We welcome the following guestpost from Amanda Slevin, a PhD candidate in the School of Sociology in University College Dublin. Her research, funded by the IRCHSS, looks at Irish government policy towards resources such as oil and gas.

When one thinks of civil disobedience and protesting in Ireland in recent years, the Shell to Sea campaign would, for most, immediately spring to mind. This campaign is often viewed as a community’s David and Goliath type struggle against Shell over plans to develop an onshore gas refinery and pipeline in Erris, North West Mayo. However, such a perspective tends to neglect the multifaceted role of the Irish state in this conflict. From creating the conditions for the exploration and production of Corrib gas, to the granting of various permissions without community consent, to the use of coercion (including heavy-handed policing) to repress dissent, much responsibility for the on-going Corrib gas controversy lies with the Irish State.

The conflict stems from the 1996 discovery of Corrib gas, some 80km off North West Mayo, for which a Petroleum Lease was granted in 2001 to a consortium which now comprises Shell (45% share), the Norwegian semi-state oil company Statoil (36.5%), and Vermilion (18.5%). The consortium planned to pump the unrefined gas from the seabed to an onshore refinery, 9km inland, where it would be refined. This initial proposal required the odourless gas to be pumped at very high pressure (up to 345bar) through Broadhaven Bay, close to several Special Areas of Conservation (SACs), to a site at Ballinaboy, beside Carrowmore Lake, the main water supply for over 10,000 people. The proposed pipeline route was 70 metres from homes.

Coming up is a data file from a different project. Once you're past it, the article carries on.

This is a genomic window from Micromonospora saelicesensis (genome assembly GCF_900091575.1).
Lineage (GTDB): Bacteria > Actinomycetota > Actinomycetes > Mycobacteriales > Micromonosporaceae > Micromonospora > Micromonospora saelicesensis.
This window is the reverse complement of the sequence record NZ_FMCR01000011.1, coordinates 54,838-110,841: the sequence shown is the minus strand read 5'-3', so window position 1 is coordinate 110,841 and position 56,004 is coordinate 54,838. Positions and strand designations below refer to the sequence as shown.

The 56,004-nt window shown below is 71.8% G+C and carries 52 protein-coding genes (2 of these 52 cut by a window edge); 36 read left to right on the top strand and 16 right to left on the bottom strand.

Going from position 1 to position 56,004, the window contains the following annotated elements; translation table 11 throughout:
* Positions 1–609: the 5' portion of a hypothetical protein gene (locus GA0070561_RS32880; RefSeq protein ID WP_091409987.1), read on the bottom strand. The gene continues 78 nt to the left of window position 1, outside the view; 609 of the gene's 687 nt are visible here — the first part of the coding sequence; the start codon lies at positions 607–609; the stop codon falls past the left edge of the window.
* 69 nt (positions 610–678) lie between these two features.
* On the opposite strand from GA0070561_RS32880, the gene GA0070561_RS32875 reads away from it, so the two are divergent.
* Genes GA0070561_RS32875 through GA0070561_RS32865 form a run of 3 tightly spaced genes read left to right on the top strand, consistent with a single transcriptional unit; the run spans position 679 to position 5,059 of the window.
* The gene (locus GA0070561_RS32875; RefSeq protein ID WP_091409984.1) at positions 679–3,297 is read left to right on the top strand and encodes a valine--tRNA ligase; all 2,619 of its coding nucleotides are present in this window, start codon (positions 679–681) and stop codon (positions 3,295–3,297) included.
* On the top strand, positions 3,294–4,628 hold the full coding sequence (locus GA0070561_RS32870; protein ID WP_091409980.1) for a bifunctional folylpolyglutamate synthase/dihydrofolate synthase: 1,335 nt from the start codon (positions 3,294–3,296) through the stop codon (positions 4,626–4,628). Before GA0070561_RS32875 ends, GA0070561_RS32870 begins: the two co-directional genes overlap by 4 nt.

When news of the proposed onshore refinery and pipeline spread among local people, many expressed concerns over health and safety and environmental risks, and conveyed a desire for the project to be situated elsewhere. Salter and Sullivan (2008) articulate four key areas of concern noted by the community, namely pipeline concerns; toxic waste issues; risk of accident; and human rights abuses (such as Shell’s role in human rights abuses across the world and little local consent for the project). Leonard suggests additional reasons for the community’s opposition, including a ‘local duty to defend families and property; the unsavoury behaviour of Shell and the government; the misrepresentation of facts on the issue; and the prioritisation of corporate profits over local concerns.’

A critical awareness of the consortium and the Irish State began to emerge with possible benefits from Corrib gas being queried. The Corrib petroleum lease was granted under the 1992 Licensing Terms for Offshore Oil and Gas Exploration and Development and results in limited benefits for the Irish State – no royalties, no profits, no guarantee of supply, and consumers have to pay full market prices for Irish gas and oil. Potential for financial returns from production arise from the 25% tax rate, against which companies can offset all exploration and production costs (accrued over a previous 25-year period). Shell to Sea, as the campaign against the onshore location of the project became known, have described these licensing terms as both a giveaway and a robbery of Irish gas and oil, while O’Toole, Storey and McCaughan and others have also problematised this issue at a time when the state’s finances are severely strapped.